Keys to Running a Successful Aquatic Certification Program

Let’s be honest. We are always looking for ways to make a little extra revenue. A perfect option for gaining extra spending money, while optimizing usage of your aquatics facility, is through hosting various certification courses.

At the University of Northern Iowa, the recreation department hosts a variety of Red Cross certification courses, such as Water Safety Instruction, CPR, First Aid and even a few youth programs like babysitting and junior lifeguarding.

Certification courses are open to everyone in the community, both on campus and off. According to Rachel Cook, the aquatics and certifications coordinator at the University of Northern Iowa, students who want to participate in the course receive a discount.

Student aquatics staff that already work at the UNI Recreation Center lead the courses. “I have about 10 instructors that take a lifeguard instructor course and then they are eligible to teach these classes for us,” explained Cook. “If it is a Water Safety Instruction class or a certain LGI class then it would be myself or our professor in academics who teaches the class.”

Lifeguarding can seem like an appealing job to a high school or college student. Sitting out at the pool, while getting a tan, sounds great and according to Cook, this has been one of the biggest challenges when running the program. “We have a handful of highschoolers who take the courses. They are 15 and they want to get their first job,” added Cook. “They think it is sitting out there getting a tan, so a big challenge is to train those lifeguards that it is more than that. Kids don’t necessarily realize what it takes to be a lifeguard.”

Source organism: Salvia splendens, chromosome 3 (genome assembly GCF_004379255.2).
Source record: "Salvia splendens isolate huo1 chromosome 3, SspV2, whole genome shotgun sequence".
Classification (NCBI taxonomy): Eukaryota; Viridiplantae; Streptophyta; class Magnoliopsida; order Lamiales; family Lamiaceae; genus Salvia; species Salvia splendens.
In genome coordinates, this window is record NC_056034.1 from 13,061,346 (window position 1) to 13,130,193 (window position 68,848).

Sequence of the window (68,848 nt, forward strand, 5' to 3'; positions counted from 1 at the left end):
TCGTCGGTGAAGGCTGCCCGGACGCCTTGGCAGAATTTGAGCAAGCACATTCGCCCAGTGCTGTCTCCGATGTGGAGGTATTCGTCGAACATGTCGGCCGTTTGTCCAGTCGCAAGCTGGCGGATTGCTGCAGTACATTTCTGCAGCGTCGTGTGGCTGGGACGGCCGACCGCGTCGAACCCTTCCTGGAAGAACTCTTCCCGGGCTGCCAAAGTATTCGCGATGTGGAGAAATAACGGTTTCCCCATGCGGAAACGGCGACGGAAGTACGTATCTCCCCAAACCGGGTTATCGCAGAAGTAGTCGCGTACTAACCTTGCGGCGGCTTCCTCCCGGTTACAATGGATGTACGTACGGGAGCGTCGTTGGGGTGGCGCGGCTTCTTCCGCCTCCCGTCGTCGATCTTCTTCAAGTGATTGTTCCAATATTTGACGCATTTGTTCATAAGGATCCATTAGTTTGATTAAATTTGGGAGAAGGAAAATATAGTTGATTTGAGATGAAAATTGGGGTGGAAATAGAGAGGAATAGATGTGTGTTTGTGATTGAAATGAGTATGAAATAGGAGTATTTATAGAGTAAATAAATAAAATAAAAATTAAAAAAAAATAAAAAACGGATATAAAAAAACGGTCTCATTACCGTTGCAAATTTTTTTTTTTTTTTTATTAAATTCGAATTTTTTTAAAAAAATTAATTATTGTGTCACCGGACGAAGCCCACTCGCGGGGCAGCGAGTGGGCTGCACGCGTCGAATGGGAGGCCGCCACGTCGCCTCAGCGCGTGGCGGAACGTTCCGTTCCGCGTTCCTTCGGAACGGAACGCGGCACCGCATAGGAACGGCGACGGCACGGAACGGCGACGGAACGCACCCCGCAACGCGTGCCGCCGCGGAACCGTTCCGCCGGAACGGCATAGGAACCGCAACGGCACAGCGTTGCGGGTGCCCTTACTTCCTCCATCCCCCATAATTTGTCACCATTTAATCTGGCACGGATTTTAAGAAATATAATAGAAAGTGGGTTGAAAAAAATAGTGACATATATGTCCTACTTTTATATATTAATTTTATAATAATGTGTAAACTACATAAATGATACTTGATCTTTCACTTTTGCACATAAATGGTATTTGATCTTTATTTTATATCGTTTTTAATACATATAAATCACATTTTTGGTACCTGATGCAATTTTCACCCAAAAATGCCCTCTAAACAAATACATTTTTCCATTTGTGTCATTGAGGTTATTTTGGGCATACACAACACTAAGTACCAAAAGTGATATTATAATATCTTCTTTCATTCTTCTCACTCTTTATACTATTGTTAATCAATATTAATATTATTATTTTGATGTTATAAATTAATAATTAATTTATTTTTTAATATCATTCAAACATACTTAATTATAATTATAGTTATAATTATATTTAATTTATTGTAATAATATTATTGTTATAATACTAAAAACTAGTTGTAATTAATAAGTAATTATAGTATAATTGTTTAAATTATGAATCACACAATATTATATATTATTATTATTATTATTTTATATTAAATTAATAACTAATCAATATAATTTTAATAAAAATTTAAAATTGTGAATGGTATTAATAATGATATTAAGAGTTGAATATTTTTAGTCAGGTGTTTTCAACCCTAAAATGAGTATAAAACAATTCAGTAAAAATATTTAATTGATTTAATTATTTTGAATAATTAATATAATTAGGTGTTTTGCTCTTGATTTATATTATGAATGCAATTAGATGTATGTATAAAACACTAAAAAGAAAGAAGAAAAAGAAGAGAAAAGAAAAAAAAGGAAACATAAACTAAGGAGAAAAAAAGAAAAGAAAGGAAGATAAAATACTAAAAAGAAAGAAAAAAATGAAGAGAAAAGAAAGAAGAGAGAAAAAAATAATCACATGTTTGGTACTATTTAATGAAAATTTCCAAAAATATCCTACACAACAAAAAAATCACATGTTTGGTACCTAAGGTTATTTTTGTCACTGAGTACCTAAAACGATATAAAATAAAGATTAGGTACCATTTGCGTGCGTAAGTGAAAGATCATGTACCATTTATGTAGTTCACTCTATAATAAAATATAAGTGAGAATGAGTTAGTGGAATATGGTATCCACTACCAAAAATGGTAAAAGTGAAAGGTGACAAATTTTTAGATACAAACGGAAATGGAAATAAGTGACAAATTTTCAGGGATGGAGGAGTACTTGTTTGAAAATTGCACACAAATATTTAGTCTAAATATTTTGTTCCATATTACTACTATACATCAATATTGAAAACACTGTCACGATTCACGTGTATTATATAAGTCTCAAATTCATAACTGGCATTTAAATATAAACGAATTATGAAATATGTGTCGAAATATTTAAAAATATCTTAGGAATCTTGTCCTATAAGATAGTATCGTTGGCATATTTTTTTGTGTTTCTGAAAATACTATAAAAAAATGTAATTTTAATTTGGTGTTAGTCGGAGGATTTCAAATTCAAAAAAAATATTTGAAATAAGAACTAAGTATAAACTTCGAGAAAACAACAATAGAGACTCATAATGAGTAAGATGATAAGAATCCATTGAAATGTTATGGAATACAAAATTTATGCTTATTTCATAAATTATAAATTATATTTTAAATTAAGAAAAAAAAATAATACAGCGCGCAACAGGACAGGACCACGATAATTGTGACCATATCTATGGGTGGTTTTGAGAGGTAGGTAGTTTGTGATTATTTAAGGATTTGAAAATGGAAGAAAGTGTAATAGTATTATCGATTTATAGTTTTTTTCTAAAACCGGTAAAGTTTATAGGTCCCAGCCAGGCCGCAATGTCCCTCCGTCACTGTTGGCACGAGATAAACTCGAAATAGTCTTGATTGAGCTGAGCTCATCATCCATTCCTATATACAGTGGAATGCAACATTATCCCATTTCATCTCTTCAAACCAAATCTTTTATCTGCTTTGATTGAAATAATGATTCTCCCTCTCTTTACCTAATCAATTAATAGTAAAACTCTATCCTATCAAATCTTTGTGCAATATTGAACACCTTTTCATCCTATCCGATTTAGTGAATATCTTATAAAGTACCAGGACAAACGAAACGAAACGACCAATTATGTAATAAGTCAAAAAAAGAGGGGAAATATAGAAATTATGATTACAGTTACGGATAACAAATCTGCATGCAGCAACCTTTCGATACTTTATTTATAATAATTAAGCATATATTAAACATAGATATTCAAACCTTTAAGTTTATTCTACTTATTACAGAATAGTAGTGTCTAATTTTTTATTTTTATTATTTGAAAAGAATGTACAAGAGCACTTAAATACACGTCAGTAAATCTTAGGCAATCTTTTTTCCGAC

In order to market the program, the in spring they send out brochures and information to all high schools and city pools within a 100-mile radius from the university, which helps get the word out.

While running a certifications program poses it challenges, Cook offers a few pieces of advice. Firstly, take advantage of your student staff. Get them properly trained so they can teach the course. “I know some recreation centers where the person in my position is the only person who is trained to teach classes, but it is a really great experience for the student instructors because they can learn about customer service, public speaking, how to run a class and things like that.”

Lastly, choose the right certification program. UNI uses the Red Cross, which Cook explained has been a great experience. “Each region has their own Red Cross Representative and ours has been a great help,” said Cook. “She helps with whatever class we are having issues with or if we have questions she is there to help.”

Emily Harbourne was a previous editor for Campus Rec Magazine.

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